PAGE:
The U.S. economy is moving into a late cycle phase after almost 10 solid years of growth, but according to strategists at T. Rowe Price that’s no reason for investors to panic.
“A late cycle can last a long time,” said Andy McCormick, head of U.S. Taxable Bond at T. Rowe Price global market outlook press briefing. “It doesn’t necessarily lead to recession.”
Alan Levenson, the chief U.S. economist of the Baltimore-based mutual fund firm, expects U.S. growth will slow from 3% this year to 2.25% next year, but he doesn’t expect a recession before at least 2020. By then Fed tightening, a flat yield curve and fiscal stimulus, which will still boost growth in 2019, will become headwinds for the economy, said Levenson.
Levenson expects the Fed will hike another 175 basis points, which would push the Fed Funds rate up to a range of 3.75%-4%, well above the 3.4% median forecast of Fed policymakers, according to the St. Louis Fed, and of other Wall Street economists. “2020 will be a period of greater risk to the economy,” said Levenson.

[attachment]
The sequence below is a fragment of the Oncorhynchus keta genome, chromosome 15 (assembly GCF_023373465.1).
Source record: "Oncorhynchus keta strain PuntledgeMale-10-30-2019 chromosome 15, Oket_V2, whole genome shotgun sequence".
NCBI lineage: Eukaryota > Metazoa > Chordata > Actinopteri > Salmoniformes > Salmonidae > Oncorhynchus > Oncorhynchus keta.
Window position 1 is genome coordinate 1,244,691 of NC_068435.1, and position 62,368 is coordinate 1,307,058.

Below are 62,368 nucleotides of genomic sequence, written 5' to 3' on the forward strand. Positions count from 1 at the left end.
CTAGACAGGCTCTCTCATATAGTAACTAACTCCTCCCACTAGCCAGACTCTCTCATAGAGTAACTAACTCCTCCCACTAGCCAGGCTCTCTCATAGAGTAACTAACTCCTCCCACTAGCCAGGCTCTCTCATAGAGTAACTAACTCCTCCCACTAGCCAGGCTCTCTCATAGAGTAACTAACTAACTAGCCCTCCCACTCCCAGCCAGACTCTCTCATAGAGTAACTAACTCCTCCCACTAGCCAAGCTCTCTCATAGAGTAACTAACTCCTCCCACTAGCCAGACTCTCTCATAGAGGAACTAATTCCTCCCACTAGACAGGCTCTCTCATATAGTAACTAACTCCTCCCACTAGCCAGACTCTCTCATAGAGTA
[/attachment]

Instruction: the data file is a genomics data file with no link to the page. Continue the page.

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Fear that the Fed will go too far in tightening monetary policy coupled with fears of a “potential trade war with China” has been driving the recent downturn in stocks, said John Linehan, chief investment officer of U.S. Equity Value at T. Rowe Price. The S&P 500 has lost 7% since the last week of September.
He noted that the 10-year bull market has had “the most robust earnings recover ever” while the economic recovery is “probably the most tepid” post-World War II, which suggests it probably has more room to run.
“Bull markets don’t die of old age but economic downturns or speculative excess,” said Linehan. The U.S. stock market hasn’t experienced either in the current cycle.
Linehan said the U.S. stock market is “setting up a backdrop for value to begin working,” after years of underperformance compared to growth stocks. “Over the next three to five years the prospects for value look good,” said Linehan.
In the meantime U.S. stocks will be caught up in a tug of war between bearish factors and bullish factors, said Linehan. On the bearish side are Fed tightening, potential trade war and rising corporate, consumer and government debt. On the bullish side, strong economic growth with historically low inflation, strong consumer and business confidence, earnings growth, innovation and a supporting electoral cycle.